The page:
I can imagine that lots of men will be lining up to parent with a charmer like her….

    • MJ on September 12, 2016 at 4:16 pm

      The reason men don’t trust single mothers, no matter what their story.

      • Tim on September 12, 2016 at 9:59 pm

        True story

      • Emma on September 13, 2016 at 6:47 am

        Fair point. But … the situation she describes can very much work for men, too. In fact, it works GREAT for most unmarried fathers, most of whom check out of parenting to do what they please.

    • Castamere on September 13, 2016 at 8:34 am

      I think the hammer has met the head in the nail with that comment.

      • Castamere on September 13, 2016 at 8:38 am

        Specifically, Natalie’s comment

  7. Triggerhippy on September 12, 2016 at 9:49 am

    Speaking as a child of a broken home, who did the weekend visit thing, I’m going to speak and extrapolate from personal experiance.
    What this whole peice and the unnamed lady has failed to reconise is the effect on the psyology of the child / children of her “idillic” situation. The never really feeling at home, the real Dad being almost forced to compete with the new “Mr Perfect” not to mention how the kid feels about the parade of new dads and how they might treat thier new “family” in private, until the right gerk is found of course. He treats Mom just great and sends the kids off to boarding school, because its a great educational oppertunity. Mom and new dad have a great life with lots of free time.
    Real Dad now doesn’t get to see Daughter / Son very often at the weekends anymore, because of school. Plus his lawer has told him that he now has to pay half the school fee’s, which he should have no trouble with, it’s only 30% of his gross income after all.
    Kid grows up quietly resenting Mommy dearest and will likely have a few Father issues too, nip off to University and it’s hello major drug problem and likely drop out. But at least it’s one big check mark on the single parent family I guess, just not how mommy planned it.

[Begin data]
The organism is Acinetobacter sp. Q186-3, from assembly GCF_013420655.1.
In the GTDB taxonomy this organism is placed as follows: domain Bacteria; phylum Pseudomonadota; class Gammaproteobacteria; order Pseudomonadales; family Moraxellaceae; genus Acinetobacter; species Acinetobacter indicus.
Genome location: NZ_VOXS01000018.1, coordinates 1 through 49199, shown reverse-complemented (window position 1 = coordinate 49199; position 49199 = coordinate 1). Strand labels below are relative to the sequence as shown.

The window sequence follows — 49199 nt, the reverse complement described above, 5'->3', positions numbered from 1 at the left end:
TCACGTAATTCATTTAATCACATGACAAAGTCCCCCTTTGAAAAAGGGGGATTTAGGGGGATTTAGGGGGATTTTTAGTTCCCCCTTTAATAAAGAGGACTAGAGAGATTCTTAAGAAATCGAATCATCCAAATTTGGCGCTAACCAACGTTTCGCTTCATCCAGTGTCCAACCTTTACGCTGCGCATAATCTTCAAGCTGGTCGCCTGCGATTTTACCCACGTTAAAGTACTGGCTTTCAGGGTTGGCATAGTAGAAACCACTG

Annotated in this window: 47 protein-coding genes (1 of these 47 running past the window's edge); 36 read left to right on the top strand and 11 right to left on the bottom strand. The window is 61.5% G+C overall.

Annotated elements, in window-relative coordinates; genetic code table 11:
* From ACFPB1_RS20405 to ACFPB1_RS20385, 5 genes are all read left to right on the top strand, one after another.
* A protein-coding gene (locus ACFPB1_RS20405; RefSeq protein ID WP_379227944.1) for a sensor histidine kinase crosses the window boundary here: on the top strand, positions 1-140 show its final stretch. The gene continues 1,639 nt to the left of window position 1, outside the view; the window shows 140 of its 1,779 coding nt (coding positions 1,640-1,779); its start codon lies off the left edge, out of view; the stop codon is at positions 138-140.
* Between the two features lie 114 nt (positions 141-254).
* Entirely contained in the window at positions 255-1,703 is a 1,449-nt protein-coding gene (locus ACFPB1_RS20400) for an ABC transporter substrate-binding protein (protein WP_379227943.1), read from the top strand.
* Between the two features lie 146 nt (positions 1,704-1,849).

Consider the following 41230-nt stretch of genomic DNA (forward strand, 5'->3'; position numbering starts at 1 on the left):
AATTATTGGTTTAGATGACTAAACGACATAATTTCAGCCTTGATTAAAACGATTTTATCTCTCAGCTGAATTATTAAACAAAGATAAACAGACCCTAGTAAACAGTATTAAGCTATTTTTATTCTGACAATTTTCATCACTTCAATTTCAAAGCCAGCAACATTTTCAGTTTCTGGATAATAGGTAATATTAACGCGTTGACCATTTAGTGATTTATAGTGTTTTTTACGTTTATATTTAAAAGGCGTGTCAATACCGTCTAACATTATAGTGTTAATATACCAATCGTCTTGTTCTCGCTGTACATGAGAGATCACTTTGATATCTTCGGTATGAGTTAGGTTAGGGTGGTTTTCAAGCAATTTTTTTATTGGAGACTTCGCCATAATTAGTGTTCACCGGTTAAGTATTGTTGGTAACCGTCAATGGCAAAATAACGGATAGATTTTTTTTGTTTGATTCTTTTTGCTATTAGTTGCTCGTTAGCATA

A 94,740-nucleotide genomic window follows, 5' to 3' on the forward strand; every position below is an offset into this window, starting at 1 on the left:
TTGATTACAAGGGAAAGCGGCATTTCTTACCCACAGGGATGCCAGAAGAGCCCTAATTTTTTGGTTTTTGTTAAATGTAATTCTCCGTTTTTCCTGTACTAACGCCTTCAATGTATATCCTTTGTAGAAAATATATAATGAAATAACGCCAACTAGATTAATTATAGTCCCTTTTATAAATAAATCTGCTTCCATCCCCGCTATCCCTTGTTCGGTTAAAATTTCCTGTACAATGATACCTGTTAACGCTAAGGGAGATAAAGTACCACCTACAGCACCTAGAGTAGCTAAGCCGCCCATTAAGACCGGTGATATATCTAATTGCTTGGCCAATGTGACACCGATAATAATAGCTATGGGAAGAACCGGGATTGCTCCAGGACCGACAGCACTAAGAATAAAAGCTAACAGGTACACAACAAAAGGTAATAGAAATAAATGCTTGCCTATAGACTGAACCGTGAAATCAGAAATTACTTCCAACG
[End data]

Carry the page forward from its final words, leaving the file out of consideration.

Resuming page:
8. Tim on September 12, 2016 at 10:52 am

    Really? Just plan from the onset to marry, have kids with him, emasculate him into being the nurturer, then dump him for a “real man” because he just doesn’t do it for you any more. I have Three sons and can hardly believe the gauntlet our world is setting up for them. You can bet I will make sure they read this and all the other devious things written about that the current woman in or society actually is thinking when they say they would like to get married and have kids with them.
    I kind of doubt this comment will stay posted, but my advice to young men is; learn about predictive behavior modeling, research and choose wisely.

  9. Feta on September 12, 2016 at 11:30 am

    As women, if you had a son, would you want him to play the role of the “great co-parent” or that of the “loving romantic partner?”

    • Tim on September 12, 2016 at 12:59 pm

      A narcissist never considers the effects of their actions on other poeple.

    • Emma on September 12, 2016 at 1:01 pm

      Why not both- but with different people?

      • Tim on September 12, 2016 at 10:04 pm

        There is a difference between being tricked into a situation and agreeing on a plan. Quit your rationalizing.

        • Emma on September 13, 2016 at 6:51 am

          Look, marriage norms are constantly evolving. Today, 57% of millenial mothers are unmarried, divorce rates are steady for 4 decades. Who is say that this arrangement can’t or shouldn’t be made on the front end? Clearly your ideals about marriage aren’t working. Let’s try something new.

          • Castamere on September 13, 2016 at 9:01 am

            Your not taking into account what’s going on here. That being, her plan is to essentially trick husband #1, dump him after she has the children she wanted and they are stabilized, then find husband #2 who will continue the work husband #1, all for her gain/preference. A plan like this does not take into consideration the feelings of husband #1, husband #2, and to an extent, the children. It’s the epitome of narcissism. I’m all for rethinking marriage and relationship norms, but this is a plan based on selfishness. And any relationship, monogamous, polyamorus, etc, won’t work if it’s directed by one trying to trick the other(s).

            • Emma on September 13, 2016 at 3:35 pm

              Why the assumption anyone was tricked? In her case, her ideal happened by happenstance. She advocates for her daughter to find the same, in an open, planned way.

          • Tim on September 13, 2016 at 3:06 pm

            You have no idea what my ideals about marriage are. But trickery has no place in any relationship. Like I said, if a woman can get a man with tiny nuts, or any for that matter to agree to this, more power to her.

            • Emma on September 13, 2016 at 3:33 pm